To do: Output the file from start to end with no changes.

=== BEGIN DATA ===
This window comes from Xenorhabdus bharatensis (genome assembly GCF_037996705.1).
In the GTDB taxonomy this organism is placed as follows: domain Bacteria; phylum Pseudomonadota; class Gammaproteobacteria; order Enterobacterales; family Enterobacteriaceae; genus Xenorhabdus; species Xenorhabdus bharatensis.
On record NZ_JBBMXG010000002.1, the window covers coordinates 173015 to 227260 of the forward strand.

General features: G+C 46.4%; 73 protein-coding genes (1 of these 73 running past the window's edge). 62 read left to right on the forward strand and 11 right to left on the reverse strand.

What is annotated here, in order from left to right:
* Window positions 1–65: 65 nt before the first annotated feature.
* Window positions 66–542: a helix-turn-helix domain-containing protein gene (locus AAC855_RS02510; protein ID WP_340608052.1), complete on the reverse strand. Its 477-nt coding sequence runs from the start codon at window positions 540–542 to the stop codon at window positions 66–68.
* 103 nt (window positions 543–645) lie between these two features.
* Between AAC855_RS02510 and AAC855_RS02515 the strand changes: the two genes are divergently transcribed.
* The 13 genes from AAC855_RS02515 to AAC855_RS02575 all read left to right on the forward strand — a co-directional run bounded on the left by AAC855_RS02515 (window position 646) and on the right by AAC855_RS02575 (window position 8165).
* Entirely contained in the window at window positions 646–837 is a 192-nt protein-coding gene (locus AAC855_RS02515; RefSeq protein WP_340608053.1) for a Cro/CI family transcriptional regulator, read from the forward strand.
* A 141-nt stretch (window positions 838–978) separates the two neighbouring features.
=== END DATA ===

This window comes from Xenorhabdus bharatensis (genome assembly GCF_037996705.1).
In the GTDB taxonomy this organism is placed as follows: domain Bacteria; phylum Pseudomonadota; class Gammaproteobacteria; order Enterobacterales; family Enterobacteriaceae; genus Xenorhabdus; species Xenorhabdus bharatensis.
On record NZ_JBBMXG010000002.1, the window covers coordinates 173015 to 227260 of the forward strand.

General features: G+C 46.4%; 73 protein-coding genes (1 of these 73 running past the window's edge). 62 read left to right on the forward strand and 11 right to left on the reverse strand.

What is annotated here, in order from left to right:
* Window positions 1–65: 65 nt before the first annotated feature.
* Window positions 66–542: a helix-turn-helix domain-containing protein gene (locus AAC855_RS02510; protein ID WP_340608052.1), complete on the reverse strand. Its 477-nt coding sequence runs from the start codon at window positions 540–542 to the stop codon at window positions 66–68.
* 103 nt (window positions 543–645) lie between these two features.
* Between AAC855_RS02510 and AAC855_RS02515 the strand changes: the two genes are divergently transcribed.
* The 13 genes from AAC855_RS02515 to AAC855_RS02575 all read left to right on the forward strand — a co-directional run bounded on the left by AAC855_RS02515 (window position 646) and on the right by AAC855_RS02575 (window position 8165).
* Entirely contained in the window at window positions 646–837 is a 192-nt protein-coding gene (locus AAC855_RS02515; RefSeq protein WP_340608053.1) for a Cro/CI family transcriptional regulator, read from the forward strand.
* A 141-nt stretch (window positions 838–978) separates the two neighbouring features.